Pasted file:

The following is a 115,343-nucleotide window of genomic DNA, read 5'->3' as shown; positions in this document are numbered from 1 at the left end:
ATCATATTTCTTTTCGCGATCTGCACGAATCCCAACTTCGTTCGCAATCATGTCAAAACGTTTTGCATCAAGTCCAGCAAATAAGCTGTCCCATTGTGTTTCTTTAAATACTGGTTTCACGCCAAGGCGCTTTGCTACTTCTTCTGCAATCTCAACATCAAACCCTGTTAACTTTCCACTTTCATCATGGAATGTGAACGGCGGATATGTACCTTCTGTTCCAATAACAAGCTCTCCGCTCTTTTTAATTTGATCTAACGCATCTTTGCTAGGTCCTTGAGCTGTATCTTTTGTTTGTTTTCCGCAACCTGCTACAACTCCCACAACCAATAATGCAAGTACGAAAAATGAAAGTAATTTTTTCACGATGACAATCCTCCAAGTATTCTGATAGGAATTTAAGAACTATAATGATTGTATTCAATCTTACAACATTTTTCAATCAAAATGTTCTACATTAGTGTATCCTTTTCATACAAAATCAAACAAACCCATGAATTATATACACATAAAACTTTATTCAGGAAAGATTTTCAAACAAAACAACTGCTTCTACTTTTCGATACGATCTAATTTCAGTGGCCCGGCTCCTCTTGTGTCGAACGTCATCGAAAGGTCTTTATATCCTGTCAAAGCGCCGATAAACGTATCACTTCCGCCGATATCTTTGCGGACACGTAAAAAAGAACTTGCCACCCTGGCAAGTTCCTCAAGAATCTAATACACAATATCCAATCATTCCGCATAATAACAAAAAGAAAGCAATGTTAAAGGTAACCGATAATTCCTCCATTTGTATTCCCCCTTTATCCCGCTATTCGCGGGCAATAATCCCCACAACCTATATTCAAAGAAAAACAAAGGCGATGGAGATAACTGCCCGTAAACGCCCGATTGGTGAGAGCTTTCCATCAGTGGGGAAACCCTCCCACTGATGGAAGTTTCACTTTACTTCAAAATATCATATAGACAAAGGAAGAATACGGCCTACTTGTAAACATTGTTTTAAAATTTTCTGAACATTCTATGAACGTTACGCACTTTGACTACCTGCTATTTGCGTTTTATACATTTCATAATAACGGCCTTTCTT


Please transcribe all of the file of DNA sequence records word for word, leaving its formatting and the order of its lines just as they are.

The following is a 115,343-nucleotide window of genomic DNA, read 5'->3' as shown; positions in this document are numbered from 1 at the left end:
ATCATATTTCTTTTCGCGATCTGCACGAATCCCAACTTCGTTCGCAATCATGTCAAAACGTTTTGCATCAAGTCCAGCAAATAAGCTGTCCCATTGTGTTTCTTTAAATACTGGTTTCACGCCAAGGCGCTTTGCTACTTCTTCTGCAATCTCAACATCAAACCCTGTTAACTTTCCACTTTCATCATGGAATGTGAACGGCGGATATGTACCTTCTGTTCCAATAACAAGCTCTCCGCTCTTTTTAATTTGATCTAACGCATCTTTGCTAGGTCCTTGAGCTGTATCTTTTGTTTGTTTTCCGCAACCTGCTACAACTCCCACAACCAATAATGCAAGTACGAAAAATGAAAGTAATTTTTTCACGATGACAATCCTCCAAGTATTCTGATAGGAATTTAAGAACTATAATGATTGTATTCAATCTTACAACATTTTTCAATCAAAATGTTCTACATTAGTGTATCCTTTTCATACAAAATCAAACAAACCCATGAATTATATACACATAAAACTTTATTCAGGAAAGATTTTCAAACAAAACAACTGCTTCTACTTTTCGATACGATCTAATTTCAGTGGCCCGGCTCCTCTTGTGTCGAACGTCATCGAAAGGTCTTTATATCCTGTCAAAGCGCCGATAAACGTATCACTTCCGCCGATATCTTTGCGGACACGTAAAAAAGAACTTGCCACCCTGGCAAGTTCCTCAAGAATCTAATACACAATATCCAATCATTCCGCATAATAACAAAAAGAAAGCAATGTTAAAGGTAACCGATAATTCCTCCATTTGTATTCCCCCTTTATCCCGCTATTCGCGGGCAATAATCCCCACAACCTATATTCAAAGAAAAACAAAGGCGATGGAGATAACTGCCCGTAAACGCCCGATTGGTGAGAGCTTTCCATCAGTGGGGAAACCCTCCCACTGATGGAAGTTTCACTTTACTTCAAAATATCATATAGACAAAGGAAGAATACGGCCTACTTGTAAACATTGTTTTAAAATTTTCTGAACATTCTATGAACGTTACGCACTTTGACTACCTGCTATTTGCGTTTTATACATTTCATAATAACGGCCTTTCTT